June 8, 2021 by admin
Volunteers Week 2021 – George
We round up our Volunteer Week celebrations by hearing from George, who has been doing vital work at HMSC as a triage volunteer. Below he explains his motivations for volunteering and the impact of the experience:
Over several years I’ve felt increasing levels of anger, sadness, and despondency when seeing how people who move around the planet, for whatever reason, are treated. I think like many people, the suffering of those trying to cross the Mediterranean and the Windrush scandal were two events that really precipitated my feelings of hopelessness. When I learned about Haringey Migrant Support Centre through a friend, I thought it could be a way to make a tangible difference in the real world rather than just feeling constantly depressed whilst watching the news.
At HMSC, I’m a triage caseworker. A normal day of (remote) volunteering involves calling two or sometimes three visitors a day. I log their personal details on our system, then have a long chat with them to try and get an overview of their situation and understand how we can help them. This often involves hearing really challenging stories and looking out for any warning signs of issues like human trafficking or domestic abuse.
Once I’ve taken notes on the visitor’s case, I’ll have a chat with a member of staff at the centre and do any work that needs to be done – that could be making a referral to one of our partner organisations, making requesting information from the Home Office, or helping the visitor to get their documentation to us. At the end of each day, we have a debrief with all the volunteers. This is really valuable, as we get to share our experiences, learn from each other, and support each other if we’ve been dealing with really difficult cases.
“Sometimes the best moments can be small wins”
The best part of volunteering is genuinely hard to choose. The amount of training and support I got from the outset was incredible – I learnt so much about immigration law, human rights law, and the different ways we can support vulnerable people. So, the initial learning period was great, but by far my favourite thing has been the conversations with the visitors. Listening to their stories is sometimes incredibly challenging, but for many of them, the migrant support centre means that they feel like they’re not alone in their struggles for the first time.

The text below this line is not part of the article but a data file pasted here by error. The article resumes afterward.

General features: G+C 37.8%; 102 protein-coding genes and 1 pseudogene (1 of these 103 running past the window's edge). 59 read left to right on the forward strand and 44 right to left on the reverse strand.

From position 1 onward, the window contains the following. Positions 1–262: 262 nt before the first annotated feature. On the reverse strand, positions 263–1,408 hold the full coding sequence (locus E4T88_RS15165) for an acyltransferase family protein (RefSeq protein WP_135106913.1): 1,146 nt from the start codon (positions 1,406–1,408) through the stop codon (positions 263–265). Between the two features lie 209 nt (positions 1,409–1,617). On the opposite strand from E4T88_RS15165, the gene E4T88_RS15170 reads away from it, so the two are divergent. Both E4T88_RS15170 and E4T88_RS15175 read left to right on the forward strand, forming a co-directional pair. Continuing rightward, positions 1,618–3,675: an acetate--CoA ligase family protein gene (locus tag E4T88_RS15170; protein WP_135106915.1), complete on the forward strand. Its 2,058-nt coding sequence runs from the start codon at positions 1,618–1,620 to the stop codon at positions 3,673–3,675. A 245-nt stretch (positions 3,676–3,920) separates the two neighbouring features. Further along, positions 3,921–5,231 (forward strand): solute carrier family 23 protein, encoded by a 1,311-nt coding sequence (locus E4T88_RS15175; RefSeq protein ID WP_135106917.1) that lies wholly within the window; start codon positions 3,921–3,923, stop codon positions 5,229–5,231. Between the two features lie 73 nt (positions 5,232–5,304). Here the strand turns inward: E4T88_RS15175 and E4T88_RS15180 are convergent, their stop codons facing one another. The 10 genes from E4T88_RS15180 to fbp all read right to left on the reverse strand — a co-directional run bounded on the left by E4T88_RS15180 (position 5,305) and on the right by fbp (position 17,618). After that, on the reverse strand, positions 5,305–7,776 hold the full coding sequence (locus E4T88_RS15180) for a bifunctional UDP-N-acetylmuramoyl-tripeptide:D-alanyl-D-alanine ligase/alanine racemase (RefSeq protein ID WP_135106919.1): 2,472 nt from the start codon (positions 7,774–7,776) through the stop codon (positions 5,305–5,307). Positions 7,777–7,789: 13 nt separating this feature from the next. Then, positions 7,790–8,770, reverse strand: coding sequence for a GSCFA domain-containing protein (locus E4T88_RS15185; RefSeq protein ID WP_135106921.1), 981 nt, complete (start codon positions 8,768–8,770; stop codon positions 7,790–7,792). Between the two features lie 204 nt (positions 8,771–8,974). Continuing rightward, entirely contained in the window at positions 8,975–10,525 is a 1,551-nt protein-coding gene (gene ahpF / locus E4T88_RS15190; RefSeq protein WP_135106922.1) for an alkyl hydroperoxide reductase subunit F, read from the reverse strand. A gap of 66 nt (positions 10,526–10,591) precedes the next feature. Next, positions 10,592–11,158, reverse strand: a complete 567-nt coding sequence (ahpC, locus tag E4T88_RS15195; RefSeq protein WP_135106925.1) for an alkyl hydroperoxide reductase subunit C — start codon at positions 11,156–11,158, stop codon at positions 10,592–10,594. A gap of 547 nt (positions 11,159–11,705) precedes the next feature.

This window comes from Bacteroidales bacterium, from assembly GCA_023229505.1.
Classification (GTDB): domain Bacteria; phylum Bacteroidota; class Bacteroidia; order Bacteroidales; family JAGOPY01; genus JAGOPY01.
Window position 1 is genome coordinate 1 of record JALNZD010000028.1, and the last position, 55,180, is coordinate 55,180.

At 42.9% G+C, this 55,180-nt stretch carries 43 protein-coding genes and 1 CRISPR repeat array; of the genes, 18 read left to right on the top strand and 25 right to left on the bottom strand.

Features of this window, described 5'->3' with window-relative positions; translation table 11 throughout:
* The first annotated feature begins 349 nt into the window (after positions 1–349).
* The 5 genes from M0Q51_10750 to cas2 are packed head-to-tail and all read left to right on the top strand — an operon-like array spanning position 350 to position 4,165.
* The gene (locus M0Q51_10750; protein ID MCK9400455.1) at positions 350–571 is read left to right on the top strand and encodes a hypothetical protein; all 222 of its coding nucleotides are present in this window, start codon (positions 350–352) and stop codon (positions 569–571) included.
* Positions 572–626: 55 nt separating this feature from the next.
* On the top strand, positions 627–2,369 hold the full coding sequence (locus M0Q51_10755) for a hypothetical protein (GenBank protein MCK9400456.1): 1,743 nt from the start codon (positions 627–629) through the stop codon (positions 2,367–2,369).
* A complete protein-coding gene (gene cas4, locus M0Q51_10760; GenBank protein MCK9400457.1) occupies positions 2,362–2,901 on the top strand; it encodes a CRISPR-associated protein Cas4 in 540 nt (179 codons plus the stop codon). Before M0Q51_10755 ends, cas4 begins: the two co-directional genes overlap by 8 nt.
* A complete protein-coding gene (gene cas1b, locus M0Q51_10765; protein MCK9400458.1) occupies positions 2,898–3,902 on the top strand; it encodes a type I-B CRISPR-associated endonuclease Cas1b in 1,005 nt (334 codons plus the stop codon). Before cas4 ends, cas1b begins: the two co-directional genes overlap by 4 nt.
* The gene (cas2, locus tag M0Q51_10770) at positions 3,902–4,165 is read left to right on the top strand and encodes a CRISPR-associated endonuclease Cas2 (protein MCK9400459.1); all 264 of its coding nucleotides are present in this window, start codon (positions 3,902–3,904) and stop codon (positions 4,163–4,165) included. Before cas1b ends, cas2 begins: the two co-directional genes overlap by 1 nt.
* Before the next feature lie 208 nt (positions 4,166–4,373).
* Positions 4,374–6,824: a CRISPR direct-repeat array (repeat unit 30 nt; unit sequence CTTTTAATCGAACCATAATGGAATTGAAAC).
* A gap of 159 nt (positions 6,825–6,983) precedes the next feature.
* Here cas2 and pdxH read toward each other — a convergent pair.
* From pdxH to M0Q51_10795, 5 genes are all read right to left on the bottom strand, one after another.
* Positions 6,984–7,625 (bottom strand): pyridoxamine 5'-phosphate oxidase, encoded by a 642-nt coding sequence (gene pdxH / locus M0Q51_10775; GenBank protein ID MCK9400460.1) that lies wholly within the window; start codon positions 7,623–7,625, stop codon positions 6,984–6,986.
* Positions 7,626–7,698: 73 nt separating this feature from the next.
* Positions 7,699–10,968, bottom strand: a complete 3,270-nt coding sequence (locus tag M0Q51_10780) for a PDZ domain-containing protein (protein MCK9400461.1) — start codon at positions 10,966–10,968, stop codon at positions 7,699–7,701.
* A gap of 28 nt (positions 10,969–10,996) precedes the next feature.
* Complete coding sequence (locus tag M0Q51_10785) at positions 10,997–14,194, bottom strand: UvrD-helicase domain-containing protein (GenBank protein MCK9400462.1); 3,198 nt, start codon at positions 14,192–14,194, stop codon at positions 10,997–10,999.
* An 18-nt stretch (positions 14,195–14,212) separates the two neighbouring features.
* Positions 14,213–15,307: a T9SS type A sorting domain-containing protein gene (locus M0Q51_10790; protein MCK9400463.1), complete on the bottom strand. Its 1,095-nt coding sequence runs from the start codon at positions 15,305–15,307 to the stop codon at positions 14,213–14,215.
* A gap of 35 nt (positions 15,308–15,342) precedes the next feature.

Sometimes the best moments can be small wins – one day, I was helping a visitor who was struggling to work out how to get some forms signed electronically. It wasn’t a big task, but she was getting increasingly upset and had to pick up her child from school at the same time. By the end of the day, after I’d walked through the process with her over the phone, she got the forms sent off, and her child started shouting ‘Thank you Mr George!’ in the background. Doing seemingly basic administrative tasks can be really stressful when you have a difficult life and English isn’t your first language, so it felt great to be able to offer someone some support through that process and get the ball rolling on her case.
If you can volunteer, do it! It’s an eye-opening, character-building experience that genuinely makes a difference to the lives of some of the most vulnerable people living in this country. One thing to consider is whether you can commit to being available one day a week for an extended period of time if you’re employed. I was lucky, as my employer was willing to hire me on a four-day-a-week contract. I think with the pandemic and the increasing conversations about flexible working, it’s worth asking your employer if they’d consider allowing you to work part-time if it’s something you’re passionate about.
If having the availability isn’t a problem for you and you’re considering volunteering, I absolutely think you should get involved. The work Haringey Migrant Support Centre does desperately need to be done.
Whilst it can be emotionally challenging, for me it actually alleviates feelings of depression I get from engaging with the news, because I’m actually doing something tangible instead of just getting angry about how fundamentally cruel the actions of our government are. It’s life-changing work, for our volunteers as well as for our visitors, and I can’t recommend it enough.
Volunteers’ Week (1st – 7th June 2021) is an opportunity to celebrate, recognise and say thank you for the fantastic contribution volunteers make around the UK. Each day this week, we’ll be bringing you stories from HMSC’s incredible volunteers. To find out more about our work, follow us on Twitter.
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